Less progress has been made towards an agreement under Biden’s presidency, who has not shown interest in signing trade deals with the UK or any country, instead focusing on his watershed Inflation Reduction Act which supported massive investment in domestic production.
While a Conservative government after the next UK general election is likely to continue to pursue a Free Trade Agreement with the US, Keir Starmer and the Labour Party have not indicated whether this is also their position, instead stating they would focus on fewer, higher quality trade agreements or a more targeted digital trade deal.
Whichever party wins the UK election, if either Trump or Biden wins the next election, the conclusion of an agreement with the US will still not be likely. Biden’s position on FTAs, international trade, and the UK will likely not change much in a second term. While Trump has previously pursued a deal with the UK it is unclear if that will translate to an actual agreement as the UK and Trump will continue to have a set of diametrically opposed views on key trade issues, including on pharmaceuticals to tariffs on foreign car imports, and poultry and meat standards.
Beyond a trade agreement, some have mooted that the UK could play an intermediary role, likely as a middle ground or even as a mediator, in global regulation between the US and the EU, especially for green infrastructure subsidies and AI.
This looks increasingly less likely for green investment as the UK has been unable to get a foot in the door. No significant green investment plan has been put forward by the current government, and Labour has recently cast doubt on its £28 billion green investment plan.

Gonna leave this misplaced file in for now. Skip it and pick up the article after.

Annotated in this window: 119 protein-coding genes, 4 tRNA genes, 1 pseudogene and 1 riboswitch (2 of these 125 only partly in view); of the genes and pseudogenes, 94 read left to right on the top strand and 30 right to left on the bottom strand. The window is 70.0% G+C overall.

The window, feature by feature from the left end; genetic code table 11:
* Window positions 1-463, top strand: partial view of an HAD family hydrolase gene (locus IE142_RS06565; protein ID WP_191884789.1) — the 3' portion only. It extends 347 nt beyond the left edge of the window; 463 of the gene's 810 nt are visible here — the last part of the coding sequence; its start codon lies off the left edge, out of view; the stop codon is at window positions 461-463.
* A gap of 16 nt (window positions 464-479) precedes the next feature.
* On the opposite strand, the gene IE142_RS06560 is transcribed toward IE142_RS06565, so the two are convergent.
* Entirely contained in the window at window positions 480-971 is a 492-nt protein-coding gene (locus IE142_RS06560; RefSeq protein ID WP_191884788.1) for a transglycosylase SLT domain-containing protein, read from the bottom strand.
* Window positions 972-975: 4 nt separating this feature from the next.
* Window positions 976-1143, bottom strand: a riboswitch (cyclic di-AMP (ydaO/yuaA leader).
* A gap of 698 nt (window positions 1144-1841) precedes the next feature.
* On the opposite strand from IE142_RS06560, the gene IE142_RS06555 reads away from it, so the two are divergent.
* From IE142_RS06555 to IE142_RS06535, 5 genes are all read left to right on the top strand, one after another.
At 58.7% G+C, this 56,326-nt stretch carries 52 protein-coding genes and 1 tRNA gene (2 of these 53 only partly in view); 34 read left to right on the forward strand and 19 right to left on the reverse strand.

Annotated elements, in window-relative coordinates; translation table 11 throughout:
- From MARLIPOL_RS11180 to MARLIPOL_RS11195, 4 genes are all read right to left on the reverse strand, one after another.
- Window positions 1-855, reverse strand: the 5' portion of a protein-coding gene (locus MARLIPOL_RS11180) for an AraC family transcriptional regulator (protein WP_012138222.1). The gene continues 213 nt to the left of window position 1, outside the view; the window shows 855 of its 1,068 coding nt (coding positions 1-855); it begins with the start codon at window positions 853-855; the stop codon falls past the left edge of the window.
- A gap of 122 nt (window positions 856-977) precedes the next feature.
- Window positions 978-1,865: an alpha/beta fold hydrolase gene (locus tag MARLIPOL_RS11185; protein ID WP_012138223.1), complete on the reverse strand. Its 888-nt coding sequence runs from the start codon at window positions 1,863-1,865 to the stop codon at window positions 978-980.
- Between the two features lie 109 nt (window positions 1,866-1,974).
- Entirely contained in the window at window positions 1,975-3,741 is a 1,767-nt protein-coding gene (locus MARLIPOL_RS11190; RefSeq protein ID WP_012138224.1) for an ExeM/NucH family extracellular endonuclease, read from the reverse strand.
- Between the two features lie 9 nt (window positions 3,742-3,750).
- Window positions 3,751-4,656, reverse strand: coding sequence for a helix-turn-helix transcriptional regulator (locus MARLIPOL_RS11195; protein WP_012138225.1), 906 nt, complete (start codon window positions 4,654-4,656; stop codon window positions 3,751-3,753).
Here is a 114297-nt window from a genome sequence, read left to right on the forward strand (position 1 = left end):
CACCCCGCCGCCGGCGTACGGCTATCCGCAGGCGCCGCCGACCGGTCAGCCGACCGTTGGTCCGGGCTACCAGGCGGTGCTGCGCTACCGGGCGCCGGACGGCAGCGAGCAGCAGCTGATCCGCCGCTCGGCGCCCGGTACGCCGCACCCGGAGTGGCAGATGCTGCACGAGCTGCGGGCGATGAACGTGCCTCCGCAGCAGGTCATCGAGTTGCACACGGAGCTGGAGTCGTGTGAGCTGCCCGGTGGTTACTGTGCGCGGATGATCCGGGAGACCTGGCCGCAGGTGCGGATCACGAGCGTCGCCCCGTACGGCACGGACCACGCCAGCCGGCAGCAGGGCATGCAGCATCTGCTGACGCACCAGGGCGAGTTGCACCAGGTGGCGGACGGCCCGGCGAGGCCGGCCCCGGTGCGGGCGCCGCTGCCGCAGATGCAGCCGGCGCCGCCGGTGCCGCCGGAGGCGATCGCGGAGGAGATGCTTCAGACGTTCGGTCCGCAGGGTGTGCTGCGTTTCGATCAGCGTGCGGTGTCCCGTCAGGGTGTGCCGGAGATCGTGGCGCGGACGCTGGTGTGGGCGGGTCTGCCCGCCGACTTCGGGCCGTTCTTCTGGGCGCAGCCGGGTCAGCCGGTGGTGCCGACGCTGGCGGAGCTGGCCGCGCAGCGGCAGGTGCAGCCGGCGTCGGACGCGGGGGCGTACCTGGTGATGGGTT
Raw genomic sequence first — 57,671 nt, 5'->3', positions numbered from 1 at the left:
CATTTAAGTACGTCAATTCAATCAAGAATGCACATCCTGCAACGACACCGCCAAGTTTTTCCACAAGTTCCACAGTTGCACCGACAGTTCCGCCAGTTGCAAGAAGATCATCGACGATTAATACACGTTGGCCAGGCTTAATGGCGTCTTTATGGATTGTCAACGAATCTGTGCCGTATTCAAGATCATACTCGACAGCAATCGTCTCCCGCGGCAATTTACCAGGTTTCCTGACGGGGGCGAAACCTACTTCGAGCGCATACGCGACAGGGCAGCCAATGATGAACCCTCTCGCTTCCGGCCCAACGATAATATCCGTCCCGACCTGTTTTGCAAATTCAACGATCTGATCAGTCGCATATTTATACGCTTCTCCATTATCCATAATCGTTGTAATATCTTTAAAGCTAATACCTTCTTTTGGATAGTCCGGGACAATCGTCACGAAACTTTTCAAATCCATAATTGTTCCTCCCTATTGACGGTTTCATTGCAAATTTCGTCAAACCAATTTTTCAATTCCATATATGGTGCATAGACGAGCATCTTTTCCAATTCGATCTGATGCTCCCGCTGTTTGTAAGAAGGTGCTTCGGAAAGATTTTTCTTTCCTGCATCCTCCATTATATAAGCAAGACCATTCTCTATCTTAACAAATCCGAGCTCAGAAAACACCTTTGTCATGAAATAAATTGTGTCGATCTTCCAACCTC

On AI, the UK has been able to work with the US and EU already, hosting an AI summit in November 2023, which both attended. However, the EU and the US have taken different courses on how to regulate AI, with the EU passing an AI Act in February 2024, while the US has taken a lighter touch approach, with regulation a distant prospect. It does not look like the UK will play an influential role on either front in decision-making on how to regulate the technology as its indecision on which approach to take has left the UK behind in the conversations.
Under a Trump presidency it is unclear if any conversations will happen around AI regulation and future green subsidies would likely be completely off the table (look no further than Trump’s complete disdain for wind turbines).
While no date has been set for the UK election, recent reports have implied that Sunak might call the election for October instead of November to avoid coinciding too closely with the US election, due to concerns of global insecurity after the US election. There’s also no evidence that a Trump victory ahead of the UK election would help the Conservatives in the polls.
Either way, the next US president is certain to determine whether the UK has a strong ally on the global stage, or will have to forge a more difficult path alone.
By Stephen Hunsaker, researcher, UK in a Changing Europe.